Thursday Grumbles–Errors in Speeches, and Forwarding Private Emails

Maybe I’m just in a cranky mood today, but two issues have been bothering me recently.

1) Every now and then, I hear a speaker make a major factual error. (For some reason, this seems to happen a lot with keyword advertising law talks.) The most recent example: a recent speaker on Internet keyword advertising said (1) Google indexes keyword metatags (WRONG), and (2) no Internet keyword defendant has ever won on the use in commerce issue (WRONG and WRONG!). I probed the speaker offline about the latter mistake and the speaker was working from slides prepared in mid-2006 that apparently had been poorly updated. Note to conference organizers: if you’re going to have someone speak on keyword advertising issues, you might make sure they aren’t using 2 year old material.

Don’t get me wrong; mistakes can happen to anyone, and I’m sure I’ve made a few in my time, but I’m not sure what to do in these circumstances:

* Should I point out the error(s) to the speaker in the Q&A (assuming there is Q&A)? It’s awkward to publicly put a speaker on the spot like that, and when it comes to factual errors, there is always the risk of the Q&A degenerating into a public he-said/she-said irresolute discussion.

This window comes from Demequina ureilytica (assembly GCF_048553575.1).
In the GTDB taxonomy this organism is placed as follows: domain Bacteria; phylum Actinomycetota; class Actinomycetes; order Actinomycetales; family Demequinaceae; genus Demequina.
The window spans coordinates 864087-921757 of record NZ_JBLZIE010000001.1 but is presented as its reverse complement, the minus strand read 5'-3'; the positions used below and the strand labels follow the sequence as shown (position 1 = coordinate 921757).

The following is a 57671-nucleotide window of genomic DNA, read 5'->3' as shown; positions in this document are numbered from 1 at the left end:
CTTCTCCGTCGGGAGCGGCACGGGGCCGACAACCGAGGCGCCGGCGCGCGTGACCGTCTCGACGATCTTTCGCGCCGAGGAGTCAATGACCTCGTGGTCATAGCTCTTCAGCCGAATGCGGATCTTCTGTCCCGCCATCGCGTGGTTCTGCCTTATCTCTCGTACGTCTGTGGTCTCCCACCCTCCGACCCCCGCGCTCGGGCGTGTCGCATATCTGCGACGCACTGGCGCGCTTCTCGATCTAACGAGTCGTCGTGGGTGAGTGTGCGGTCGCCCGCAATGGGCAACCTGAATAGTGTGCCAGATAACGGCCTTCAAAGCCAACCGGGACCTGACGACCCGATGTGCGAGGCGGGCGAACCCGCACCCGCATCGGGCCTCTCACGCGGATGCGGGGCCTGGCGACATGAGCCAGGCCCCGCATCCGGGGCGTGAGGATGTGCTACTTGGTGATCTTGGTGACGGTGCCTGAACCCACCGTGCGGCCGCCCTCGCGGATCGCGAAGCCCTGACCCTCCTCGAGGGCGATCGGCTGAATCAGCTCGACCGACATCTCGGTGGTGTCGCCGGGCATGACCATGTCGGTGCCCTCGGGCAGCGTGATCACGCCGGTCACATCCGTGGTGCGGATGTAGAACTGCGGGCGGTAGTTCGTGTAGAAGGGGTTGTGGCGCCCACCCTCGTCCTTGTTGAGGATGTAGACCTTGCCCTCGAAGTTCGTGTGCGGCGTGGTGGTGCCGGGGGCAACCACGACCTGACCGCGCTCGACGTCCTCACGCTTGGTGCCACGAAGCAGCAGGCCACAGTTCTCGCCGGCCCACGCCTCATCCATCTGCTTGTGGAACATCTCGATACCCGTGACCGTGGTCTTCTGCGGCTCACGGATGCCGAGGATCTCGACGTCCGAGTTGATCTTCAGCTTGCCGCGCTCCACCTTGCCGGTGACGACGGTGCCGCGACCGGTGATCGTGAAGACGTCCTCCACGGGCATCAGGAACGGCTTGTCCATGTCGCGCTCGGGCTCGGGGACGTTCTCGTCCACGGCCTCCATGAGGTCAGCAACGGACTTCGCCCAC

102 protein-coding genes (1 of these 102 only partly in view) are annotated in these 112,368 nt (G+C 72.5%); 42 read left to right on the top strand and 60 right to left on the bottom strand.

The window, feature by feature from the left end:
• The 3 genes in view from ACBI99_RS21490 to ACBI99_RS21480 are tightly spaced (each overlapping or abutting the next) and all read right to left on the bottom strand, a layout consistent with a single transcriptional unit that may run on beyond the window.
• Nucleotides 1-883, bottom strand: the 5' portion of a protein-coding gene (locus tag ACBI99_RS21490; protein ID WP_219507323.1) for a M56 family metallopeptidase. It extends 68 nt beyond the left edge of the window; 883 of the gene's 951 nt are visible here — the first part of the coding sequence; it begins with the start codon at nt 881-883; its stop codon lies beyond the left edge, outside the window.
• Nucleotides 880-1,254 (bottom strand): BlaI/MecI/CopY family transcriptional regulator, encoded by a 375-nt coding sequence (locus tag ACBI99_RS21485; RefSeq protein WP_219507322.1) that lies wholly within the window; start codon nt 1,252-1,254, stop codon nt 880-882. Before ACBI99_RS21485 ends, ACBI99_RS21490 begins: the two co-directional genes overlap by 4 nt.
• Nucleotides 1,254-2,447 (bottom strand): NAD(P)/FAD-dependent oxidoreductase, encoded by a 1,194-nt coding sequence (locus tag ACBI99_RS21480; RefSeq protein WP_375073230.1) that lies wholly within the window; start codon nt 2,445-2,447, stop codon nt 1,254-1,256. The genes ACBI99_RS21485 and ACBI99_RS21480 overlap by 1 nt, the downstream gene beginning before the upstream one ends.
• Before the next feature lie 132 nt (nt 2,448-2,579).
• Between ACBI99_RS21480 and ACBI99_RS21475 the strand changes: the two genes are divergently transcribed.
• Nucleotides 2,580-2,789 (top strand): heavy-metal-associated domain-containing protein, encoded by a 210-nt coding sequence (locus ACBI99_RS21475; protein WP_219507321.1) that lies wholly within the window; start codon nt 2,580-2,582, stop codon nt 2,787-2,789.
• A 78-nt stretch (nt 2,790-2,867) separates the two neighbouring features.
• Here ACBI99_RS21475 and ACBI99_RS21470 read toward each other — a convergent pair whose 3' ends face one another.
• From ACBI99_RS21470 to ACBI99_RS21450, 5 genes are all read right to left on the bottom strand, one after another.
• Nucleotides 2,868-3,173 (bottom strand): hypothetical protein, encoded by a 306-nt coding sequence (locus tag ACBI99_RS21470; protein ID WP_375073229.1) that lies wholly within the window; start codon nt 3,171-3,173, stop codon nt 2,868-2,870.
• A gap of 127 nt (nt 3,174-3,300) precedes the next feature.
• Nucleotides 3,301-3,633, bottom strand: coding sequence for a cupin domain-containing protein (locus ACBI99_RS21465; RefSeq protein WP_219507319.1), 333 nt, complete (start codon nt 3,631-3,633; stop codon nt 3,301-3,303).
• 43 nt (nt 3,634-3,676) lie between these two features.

* Should I point out the error(s) to the speaker privately after the event? This will at least correct the speaker’s misperception, but the audience walks out of the event with misinformation.

* Should I just ignore it? After all, I’ve got plenty to do, and I can’t fix every problem.

Let me know if you have a preferred solution to this problem.

2) With some frequency, a person forwards my email without my permission to third parties who were not the intended audience. This is especially pervasive at Santa Clara University, where there appear to be absolutely no norms against forwarding private emails to non-recipients because I see it numerous times a week. Of course, this forwarding can be problematic in at least two ways. First, the non-recipient may not like the email’s content, especially if it is about them. Second, I try to be pretty careful with what I say in email, but this norm creates a Panopticon phenomenon of inhibiting my ability to speak the truth. So I’m toying with the following solutions:

* adding a legend to the front of my emails saying “DO NOT FORWARD THIS EMAIL FURTHER”

* stop sending email that discusses third parties at all

If you have any thoughts about this problem, I would welcome them as well. Send them by email… 🙂